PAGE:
## VECTOR_DISTANCE

Syntax

Purpose

`VECTOR_DISTANCE` is the main function that you can use to calculate the distance between two vectors.

`VECTOR_DISTANCE` takes two vectors as parameters. You can optionally specify a distance metric to calculate the distance. If you do not specify a distance metric, then the default distance metric is Cosine distance.

You can optionally use the following shorthand vector distance functions:

• `L1_DISTANCE`

• `L2_DISTANCE`

• `COSINE_DISTANCE`

• `INNER_PRODUCT`

All the vector distance functions take two vectors as input and return the distance between them as a `BINARY_DOUBLE`.

Note the following caveats, if you use `VECTOR_DISTANCE` to perform a similarity search:
• If you do not specify a distance metric, then the default distance metric `COSINE` is used for both exact and approximate (index-based) searches.

• If you specify a distance metric that conflicts with the distance metric specified in a vector index, then the distance metric that you specify is used to perform the exact search.

• If you specify a distance metric that matches the distance metric specified in a vector index, then distance metric specified in the vector index is used for both exact and approximate (index-based) searches.

Parameters

• `expr1` and `expr2` must evaluate to vectors and have the same number of dimensions. This function returns NULL if either `expr1` or `expr2` is NULL or if the dimensions between the two vectors do not match up.

• `metric` must be one of the following tokens :

• `COSINE` metric is the default metric. It calculates the cosine distane between two vectors.

• `DOT` metric, also called the inner product, calculates the negated dot product of two vectors.

• `EUCLIDEAN` metric, also called `L2_DISTANCE`, calculates the Euclidean distance between two vectors.

• `EUCLIDEAN_SQUARED` metric, also called `L2_SQUARED` is the Euclidean distance without taking the square root.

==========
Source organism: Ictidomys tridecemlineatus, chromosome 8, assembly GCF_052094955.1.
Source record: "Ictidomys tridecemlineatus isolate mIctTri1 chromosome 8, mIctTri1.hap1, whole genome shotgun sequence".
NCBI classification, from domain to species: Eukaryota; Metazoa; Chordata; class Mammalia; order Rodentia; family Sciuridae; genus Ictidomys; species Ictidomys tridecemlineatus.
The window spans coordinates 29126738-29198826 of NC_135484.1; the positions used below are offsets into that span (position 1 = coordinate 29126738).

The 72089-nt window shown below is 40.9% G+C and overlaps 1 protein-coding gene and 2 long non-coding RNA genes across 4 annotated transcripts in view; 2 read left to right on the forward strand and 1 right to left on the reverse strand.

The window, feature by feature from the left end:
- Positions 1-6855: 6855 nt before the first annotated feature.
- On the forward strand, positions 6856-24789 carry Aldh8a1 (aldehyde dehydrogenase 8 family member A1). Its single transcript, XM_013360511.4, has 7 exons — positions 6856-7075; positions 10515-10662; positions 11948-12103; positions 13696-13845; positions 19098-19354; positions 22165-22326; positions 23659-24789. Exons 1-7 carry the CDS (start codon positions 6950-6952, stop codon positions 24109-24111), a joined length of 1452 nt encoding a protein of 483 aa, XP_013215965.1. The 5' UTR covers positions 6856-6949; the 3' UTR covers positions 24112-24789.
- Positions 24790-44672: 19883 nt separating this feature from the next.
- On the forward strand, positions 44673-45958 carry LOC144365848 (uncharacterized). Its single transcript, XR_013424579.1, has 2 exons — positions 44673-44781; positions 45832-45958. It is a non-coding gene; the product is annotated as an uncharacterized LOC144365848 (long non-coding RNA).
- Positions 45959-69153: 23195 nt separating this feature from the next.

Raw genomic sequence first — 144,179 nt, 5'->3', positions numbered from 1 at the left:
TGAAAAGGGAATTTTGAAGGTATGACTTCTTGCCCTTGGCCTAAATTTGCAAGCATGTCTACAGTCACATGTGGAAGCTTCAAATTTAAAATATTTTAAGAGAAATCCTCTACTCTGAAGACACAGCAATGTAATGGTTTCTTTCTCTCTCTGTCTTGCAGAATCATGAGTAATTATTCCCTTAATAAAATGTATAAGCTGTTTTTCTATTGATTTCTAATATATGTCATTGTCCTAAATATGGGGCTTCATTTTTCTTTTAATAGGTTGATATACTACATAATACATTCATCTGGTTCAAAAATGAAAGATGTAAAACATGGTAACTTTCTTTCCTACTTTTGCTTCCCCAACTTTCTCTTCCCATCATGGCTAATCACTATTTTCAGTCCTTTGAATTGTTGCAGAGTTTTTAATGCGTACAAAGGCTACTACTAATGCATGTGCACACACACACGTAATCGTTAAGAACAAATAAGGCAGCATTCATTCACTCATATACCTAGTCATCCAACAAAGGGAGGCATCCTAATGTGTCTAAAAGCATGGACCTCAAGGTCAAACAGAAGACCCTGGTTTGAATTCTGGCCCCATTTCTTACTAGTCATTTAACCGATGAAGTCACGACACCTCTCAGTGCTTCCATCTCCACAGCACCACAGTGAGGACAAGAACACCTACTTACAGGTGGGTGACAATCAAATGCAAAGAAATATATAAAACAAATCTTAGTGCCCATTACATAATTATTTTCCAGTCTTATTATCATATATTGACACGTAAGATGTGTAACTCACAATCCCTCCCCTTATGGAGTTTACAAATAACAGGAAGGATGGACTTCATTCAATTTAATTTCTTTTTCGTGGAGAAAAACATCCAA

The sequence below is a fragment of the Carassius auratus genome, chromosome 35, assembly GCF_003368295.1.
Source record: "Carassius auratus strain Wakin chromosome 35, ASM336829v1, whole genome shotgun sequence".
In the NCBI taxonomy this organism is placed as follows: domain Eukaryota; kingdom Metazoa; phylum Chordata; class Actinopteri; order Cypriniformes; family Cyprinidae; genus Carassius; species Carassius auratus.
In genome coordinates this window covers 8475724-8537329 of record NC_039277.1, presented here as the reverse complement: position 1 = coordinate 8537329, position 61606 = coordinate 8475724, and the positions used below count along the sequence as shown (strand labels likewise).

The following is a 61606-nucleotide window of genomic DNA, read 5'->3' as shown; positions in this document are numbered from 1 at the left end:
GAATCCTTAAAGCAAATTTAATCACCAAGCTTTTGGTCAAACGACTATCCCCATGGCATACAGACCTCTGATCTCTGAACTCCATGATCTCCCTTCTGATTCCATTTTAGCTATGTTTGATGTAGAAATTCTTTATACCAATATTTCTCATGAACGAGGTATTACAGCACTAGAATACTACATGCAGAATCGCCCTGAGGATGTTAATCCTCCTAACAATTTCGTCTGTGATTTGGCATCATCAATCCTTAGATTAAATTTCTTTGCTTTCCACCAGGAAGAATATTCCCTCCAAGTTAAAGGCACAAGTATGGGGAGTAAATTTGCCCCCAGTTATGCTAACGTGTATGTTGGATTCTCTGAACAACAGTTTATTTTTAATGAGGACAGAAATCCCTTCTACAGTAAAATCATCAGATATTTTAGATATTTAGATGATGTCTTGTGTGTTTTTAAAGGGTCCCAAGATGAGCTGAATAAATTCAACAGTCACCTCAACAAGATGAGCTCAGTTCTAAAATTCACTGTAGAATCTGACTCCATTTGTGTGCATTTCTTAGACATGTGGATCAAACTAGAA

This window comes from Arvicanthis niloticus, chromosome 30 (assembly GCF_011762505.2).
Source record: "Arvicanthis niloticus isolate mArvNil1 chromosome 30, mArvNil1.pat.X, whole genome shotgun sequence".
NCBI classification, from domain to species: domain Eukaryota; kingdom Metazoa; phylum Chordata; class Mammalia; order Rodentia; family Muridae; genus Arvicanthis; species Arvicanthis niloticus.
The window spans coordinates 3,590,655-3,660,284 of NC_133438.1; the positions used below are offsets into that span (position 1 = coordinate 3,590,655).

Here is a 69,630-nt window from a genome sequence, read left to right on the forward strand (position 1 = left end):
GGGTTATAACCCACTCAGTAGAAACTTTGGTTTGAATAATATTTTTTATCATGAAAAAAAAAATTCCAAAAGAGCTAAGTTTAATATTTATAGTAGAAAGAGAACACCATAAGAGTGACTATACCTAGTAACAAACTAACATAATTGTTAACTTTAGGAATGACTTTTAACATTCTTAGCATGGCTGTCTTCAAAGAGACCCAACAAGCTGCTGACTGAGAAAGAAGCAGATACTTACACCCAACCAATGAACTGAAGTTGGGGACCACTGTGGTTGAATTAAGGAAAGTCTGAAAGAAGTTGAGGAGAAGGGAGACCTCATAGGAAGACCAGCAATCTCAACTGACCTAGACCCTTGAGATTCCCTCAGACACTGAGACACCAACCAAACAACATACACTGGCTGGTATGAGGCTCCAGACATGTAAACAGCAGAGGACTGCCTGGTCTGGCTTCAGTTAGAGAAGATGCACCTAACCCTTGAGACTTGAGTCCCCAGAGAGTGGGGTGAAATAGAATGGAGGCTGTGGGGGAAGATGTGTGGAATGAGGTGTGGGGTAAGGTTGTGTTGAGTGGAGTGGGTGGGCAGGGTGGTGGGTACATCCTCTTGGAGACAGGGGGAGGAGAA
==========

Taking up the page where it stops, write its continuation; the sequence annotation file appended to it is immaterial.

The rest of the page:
• `HAMMING` metric calculates the hamming distance between two vectors.

• `MANHATTAN` metric, also called `L1_DISTANCE` or taxicab distance, calculates the Manhattan distance.

Shorthand Operators for Distances

Oracle provides the following shorthand distance operators that you can use instead of their corresponding distance functions:

• `<->` is the Euclidian distance operator: `expr1 <-> expr2` is equivalent to `L2_DISTANCE(expr1, expr2)` or `VECTOR_DISTANCE(expr1, expr2, EUCLIDEAN)`
• `<=>` is the cosine distance operator: `expr1 <=> expr2` is equivalent to`COSINE_DISTANCE(expr1, expr2)` or `VECTOR_DISTANCE(expr1, expr2, COSINE)`
• `<#>` is the negative dot product operator: `expr1 <#> expr2` is equivalent to `-1*INNER_PRODUCT(expr1, expr2)` or `VECTOR_DISTANCE(expr1, expr2, DOT)`

Examples

`VECTOR_DISTANCE` with metric `EUCLIDEAN` is equivalent to `L2_DISTANCE`:

`VECTOR_DISTANCE(expr1, expr2, EUCLIDEAN);`
```L2_DISTANCE(expr1, expr2);
```

`VECTOR_DISTANCE` with metric `COSINE` is equivalent to `COSINE_DISTANCE`:

`VECTOR_DISTANCE(expr1, expr2, COSINE);`
```COSINE_DISTANCE(expr1, expr2);
```

`VECTOR_DISTANCE` with metric `DOT` is equivalent to -1 * `INNER_PRODUCT`:

`VECTOR_DISTANCE(expr1, expr2, DOT);`
`-1*INNER_PRODUCT(expr1, expr2);`

`VECTOR_DISTANCE` with metric `MANHATTAN` is equivalent to `L1_DISTANCE`:

`VECTOR_DISTANCE(expr1, expr2, MANHATTAN);`
`L1_DISTANCE(expr1, expr2);`